Germany and EU will badly miss Merkel’s leadership

Germany and EU will badly miss Merkel’s leadership

Germany and EU will badly miss Merkel’s leadership
German Chancellor Angela Merkel eats french fries at the Maison Antoine, during a pause in the EU leaders summit, Brussels, Feb. 19, 2016. (Reuters)
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Come September, the political landscape of Germany, as well as that of the EU, is at risk of being dominated by a huge vacuum. That is when Chancellor Angela Merkel will step down after 16 years of steering the German and European ships, often through troubled waters. Merkel is not just the head of government in Berlin, but she was also until 2018 the head of her Christian Democratic Union (CDU) party, the largest in the country. Hence it is expected that the next chancellor will hold both of these positions in view of the smooth governance that it led to, at least under Merkel.
With her personality and political savvy, Merkel has dominated the German political ecosystem to such an extent that it has not been easy for her to find a replacement to ensure continuity. An earlier attempt ended in catastrophe, when her long-time supporter Annegret Kramp-Karrenbauer, known as AKK, who had been elected head of the party in 2018, was forced to step down in ignominy. This was after a rebellion saw her party leadership in the state of Thuringia cooperate with the far-right Alternative for Germany (AfD) party in order to install the leader of a small, pro-business party as head of the local government. Though she had Merkel’s full backing before this episode, AKK failed to control her party in anywhere near the same fashion as Merkel had.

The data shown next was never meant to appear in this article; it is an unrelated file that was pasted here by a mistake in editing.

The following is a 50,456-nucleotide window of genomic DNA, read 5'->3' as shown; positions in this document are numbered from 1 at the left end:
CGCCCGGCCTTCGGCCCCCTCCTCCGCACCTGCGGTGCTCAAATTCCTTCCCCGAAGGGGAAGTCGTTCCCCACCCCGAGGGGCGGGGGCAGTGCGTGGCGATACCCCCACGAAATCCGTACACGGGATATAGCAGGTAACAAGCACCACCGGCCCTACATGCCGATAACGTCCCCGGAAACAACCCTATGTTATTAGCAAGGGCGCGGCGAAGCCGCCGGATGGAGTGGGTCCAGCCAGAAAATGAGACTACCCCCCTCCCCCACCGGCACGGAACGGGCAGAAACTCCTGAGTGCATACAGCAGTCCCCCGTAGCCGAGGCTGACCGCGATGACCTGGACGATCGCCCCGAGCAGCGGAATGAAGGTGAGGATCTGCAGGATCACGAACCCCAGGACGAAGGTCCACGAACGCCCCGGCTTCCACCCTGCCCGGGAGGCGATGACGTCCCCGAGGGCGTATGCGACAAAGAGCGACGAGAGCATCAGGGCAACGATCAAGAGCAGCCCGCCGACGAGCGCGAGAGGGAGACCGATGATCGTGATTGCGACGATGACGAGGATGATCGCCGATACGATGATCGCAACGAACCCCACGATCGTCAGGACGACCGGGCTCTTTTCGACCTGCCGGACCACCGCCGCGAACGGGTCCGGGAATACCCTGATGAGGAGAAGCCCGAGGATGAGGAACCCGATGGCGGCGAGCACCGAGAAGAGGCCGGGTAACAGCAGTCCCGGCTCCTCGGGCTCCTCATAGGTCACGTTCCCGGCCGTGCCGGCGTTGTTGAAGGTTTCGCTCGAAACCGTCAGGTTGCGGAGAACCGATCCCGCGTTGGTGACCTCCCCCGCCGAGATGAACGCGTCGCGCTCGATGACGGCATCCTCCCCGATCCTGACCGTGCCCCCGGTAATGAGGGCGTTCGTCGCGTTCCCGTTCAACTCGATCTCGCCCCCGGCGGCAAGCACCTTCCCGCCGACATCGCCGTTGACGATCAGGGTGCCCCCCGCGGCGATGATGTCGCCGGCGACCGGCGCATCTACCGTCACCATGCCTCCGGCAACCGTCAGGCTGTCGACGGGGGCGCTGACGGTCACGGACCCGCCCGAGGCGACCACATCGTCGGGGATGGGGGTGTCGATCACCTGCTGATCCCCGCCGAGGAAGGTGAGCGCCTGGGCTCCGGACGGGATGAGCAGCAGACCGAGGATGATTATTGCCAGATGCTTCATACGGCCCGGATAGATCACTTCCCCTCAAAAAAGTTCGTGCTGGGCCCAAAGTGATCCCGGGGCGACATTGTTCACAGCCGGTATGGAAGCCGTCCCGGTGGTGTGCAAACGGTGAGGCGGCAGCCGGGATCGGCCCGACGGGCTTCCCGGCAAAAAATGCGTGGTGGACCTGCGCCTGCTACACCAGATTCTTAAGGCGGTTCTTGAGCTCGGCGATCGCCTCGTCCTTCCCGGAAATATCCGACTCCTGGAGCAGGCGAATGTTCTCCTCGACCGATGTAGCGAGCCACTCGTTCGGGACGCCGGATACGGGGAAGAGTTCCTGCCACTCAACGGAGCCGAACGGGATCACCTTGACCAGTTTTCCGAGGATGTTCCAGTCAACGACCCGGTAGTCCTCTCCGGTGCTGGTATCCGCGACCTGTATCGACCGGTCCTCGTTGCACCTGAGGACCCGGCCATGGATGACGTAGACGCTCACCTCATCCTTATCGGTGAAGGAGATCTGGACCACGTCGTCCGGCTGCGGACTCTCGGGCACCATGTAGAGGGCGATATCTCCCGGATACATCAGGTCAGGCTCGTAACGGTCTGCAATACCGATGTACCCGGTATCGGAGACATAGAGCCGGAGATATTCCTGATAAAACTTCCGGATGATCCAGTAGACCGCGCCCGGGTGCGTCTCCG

A fresh election last month saw another Merkel loyalist, Armin Laschet, the prime minister of North Rhine-Westphalia, elected head of the CDU. However, within days of his taking over, polls indicated that only 12 percent of Germans wanted him to take charge as chancellor. More than 43 percent instead preferred Bavarian Prime Minister Markus Soeder as Merkel’s replacement. The problem is that Soeder is not from the CDU, but rather the Christian Social Union (CSU), the junior member in the coalition government.
While Merkel may not have a problem in handing over the baton of government to Soeder, it would likely raise tensions in the CDU as there are many other contenders who have been patiently waiting for their turn at the helm. Losing that opportunity to the leader of a party that is far smaller than the CDU would not go down well. The CDU currently has 200 members in the Bundestag, while the CSU has only 46. Thus, a very delicate balancing act is in order.
A smooth succession is vital not just for the CDU, CSU and the ruling coalition, but for Germany too. The country has stayed in relatively good shape during the ongoing pandemic, thanks in part to the stringent measures taken early on and a healthy dose of government assistance to help the economy stay alive. And despite the situation worsening, at least health-wise, over the past few months, the German economy continues to outperform other EU countries.